• Sarah Watson, CSO, BBH

Over the course of the evening, a few things struck me:

1. This is the center of the world 😉

Of course, I would say that now that I live here.

But what a line up. I have followed Anomaly distantly for years and loved their hybrid model, their venturing. Percolate is very hot, a startup doing great things, so to hear from Noah was exciting. Vice is obviously interesting and significant, BBH provide some blue-blooded pedigree, and Almighty I confess I hadn’t heard of, but I really enjoyed Ian’s opener. It just felt like a superb proper proper event lineup. It was a privilege.

There is something of a counterpoint to that ‘centre of world-ness’ I suppose. 3 of the 5 speakers were British, which was kind of thrilling and embarrassing at the same time. Made by Many got namechecked 2 or 3 times and Clearleft, fellow Brightonians, were referenced once – mainly by Ian who was one of the Americans. So it was enlightening to me, and unexpected, to see the British influence at the heart of American agency-land.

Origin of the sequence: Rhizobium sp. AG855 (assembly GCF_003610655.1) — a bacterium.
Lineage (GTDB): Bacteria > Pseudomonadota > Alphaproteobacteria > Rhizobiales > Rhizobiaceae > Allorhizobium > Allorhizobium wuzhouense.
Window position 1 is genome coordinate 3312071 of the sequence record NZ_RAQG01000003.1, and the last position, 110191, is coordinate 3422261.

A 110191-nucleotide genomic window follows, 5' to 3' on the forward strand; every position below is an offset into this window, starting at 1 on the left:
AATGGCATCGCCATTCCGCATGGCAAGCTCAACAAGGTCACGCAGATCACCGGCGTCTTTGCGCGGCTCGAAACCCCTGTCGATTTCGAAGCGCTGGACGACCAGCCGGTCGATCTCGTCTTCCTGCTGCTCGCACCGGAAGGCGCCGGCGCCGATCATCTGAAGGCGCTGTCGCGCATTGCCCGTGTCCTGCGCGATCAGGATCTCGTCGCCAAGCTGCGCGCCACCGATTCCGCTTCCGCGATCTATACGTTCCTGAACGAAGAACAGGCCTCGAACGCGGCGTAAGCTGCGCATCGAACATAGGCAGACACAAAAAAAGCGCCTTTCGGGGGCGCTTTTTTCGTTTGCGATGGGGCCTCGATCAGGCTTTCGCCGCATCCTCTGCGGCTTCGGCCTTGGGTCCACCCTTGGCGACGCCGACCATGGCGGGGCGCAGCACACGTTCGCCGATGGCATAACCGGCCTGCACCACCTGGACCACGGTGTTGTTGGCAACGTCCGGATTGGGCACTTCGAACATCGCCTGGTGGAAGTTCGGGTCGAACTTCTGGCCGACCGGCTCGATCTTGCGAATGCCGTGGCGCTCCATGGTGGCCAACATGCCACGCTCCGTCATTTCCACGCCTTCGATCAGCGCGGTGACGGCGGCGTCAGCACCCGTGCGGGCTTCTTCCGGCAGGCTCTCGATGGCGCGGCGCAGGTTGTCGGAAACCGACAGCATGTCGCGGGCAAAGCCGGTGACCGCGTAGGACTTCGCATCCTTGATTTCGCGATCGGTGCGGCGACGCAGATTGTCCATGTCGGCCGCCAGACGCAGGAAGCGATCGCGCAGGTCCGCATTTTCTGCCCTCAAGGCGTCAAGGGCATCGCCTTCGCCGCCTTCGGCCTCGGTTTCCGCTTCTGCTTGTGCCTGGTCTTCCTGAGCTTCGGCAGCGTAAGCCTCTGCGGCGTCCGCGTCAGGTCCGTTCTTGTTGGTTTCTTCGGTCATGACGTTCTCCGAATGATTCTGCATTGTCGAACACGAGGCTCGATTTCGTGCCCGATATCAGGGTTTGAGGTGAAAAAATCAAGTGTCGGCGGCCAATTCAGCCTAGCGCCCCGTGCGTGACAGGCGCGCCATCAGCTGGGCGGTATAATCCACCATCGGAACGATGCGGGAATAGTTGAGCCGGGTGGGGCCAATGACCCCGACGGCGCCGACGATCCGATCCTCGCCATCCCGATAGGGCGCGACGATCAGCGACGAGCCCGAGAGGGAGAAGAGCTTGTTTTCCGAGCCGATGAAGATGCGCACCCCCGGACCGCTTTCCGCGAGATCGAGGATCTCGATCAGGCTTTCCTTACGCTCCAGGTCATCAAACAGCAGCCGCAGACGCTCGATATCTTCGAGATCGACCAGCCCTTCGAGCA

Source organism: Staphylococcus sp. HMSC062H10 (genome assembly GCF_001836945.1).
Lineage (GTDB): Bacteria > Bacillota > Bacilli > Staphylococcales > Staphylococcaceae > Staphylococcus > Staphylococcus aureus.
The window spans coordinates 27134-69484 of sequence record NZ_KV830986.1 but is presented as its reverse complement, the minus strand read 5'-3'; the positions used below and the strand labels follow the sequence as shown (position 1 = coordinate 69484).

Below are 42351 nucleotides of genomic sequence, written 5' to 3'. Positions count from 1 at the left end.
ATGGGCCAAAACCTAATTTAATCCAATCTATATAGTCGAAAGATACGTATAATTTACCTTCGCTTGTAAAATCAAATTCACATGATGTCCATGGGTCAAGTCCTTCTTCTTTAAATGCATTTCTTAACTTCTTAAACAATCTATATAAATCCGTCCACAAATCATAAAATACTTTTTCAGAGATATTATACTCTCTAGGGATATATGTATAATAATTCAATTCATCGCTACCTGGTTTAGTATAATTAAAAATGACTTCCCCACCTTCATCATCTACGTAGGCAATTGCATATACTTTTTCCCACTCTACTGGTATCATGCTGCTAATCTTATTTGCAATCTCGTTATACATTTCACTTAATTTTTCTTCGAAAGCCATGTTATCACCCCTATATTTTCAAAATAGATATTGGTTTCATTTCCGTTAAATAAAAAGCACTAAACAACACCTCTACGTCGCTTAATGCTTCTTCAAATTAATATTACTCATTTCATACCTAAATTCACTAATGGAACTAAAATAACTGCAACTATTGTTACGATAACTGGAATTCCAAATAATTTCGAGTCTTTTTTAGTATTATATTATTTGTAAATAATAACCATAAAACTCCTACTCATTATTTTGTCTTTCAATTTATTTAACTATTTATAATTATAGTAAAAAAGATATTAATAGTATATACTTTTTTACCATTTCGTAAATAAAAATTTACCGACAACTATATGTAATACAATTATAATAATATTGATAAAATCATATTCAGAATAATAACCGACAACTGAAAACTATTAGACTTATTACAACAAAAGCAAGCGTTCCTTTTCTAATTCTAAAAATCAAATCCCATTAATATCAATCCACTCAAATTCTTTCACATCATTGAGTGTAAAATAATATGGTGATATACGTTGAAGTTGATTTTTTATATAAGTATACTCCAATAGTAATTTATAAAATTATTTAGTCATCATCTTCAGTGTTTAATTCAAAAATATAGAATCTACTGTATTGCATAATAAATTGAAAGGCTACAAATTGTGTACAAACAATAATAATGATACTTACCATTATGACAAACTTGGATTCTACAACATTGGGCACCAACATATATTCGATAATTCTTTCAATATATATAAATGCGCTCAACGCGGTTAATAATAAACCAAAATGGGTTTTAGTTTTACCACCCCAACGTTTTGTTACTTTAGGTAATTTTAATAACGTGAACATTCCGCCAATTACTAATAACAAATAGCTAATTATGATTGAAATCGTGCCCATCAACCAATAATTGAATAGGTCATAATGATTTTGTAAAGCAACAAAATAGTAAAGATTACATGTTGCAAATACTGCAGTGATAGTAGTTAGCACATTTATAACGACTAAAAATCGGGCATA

2. Code as a metaphor or proxy for culture

Ian from Almighty introduced this idea that there are ‘big’ small agencies and ‘small’ big agencies, and in fact what we meant by this was a short-hand for their shared code, their accumulated history, their ‘this is the way we do things around here’ through assumptions and convictions.

He used that to talk about stripping back code, about hiring people from different backgrounds and other related ideas, but just that core nugget itself is interesting to me as someone helping to rapidly grow a software startup – given the challenges that creates around culture and given how tech-centric a big part of our team are.

3. The OS and the Apps

Sarah Watson had the most idea-sy approach and I warmed to that, particularly as she was last up. What she did was took this question of the new OS for agencies and differentiated between the OS itself – the platform – and the Apps.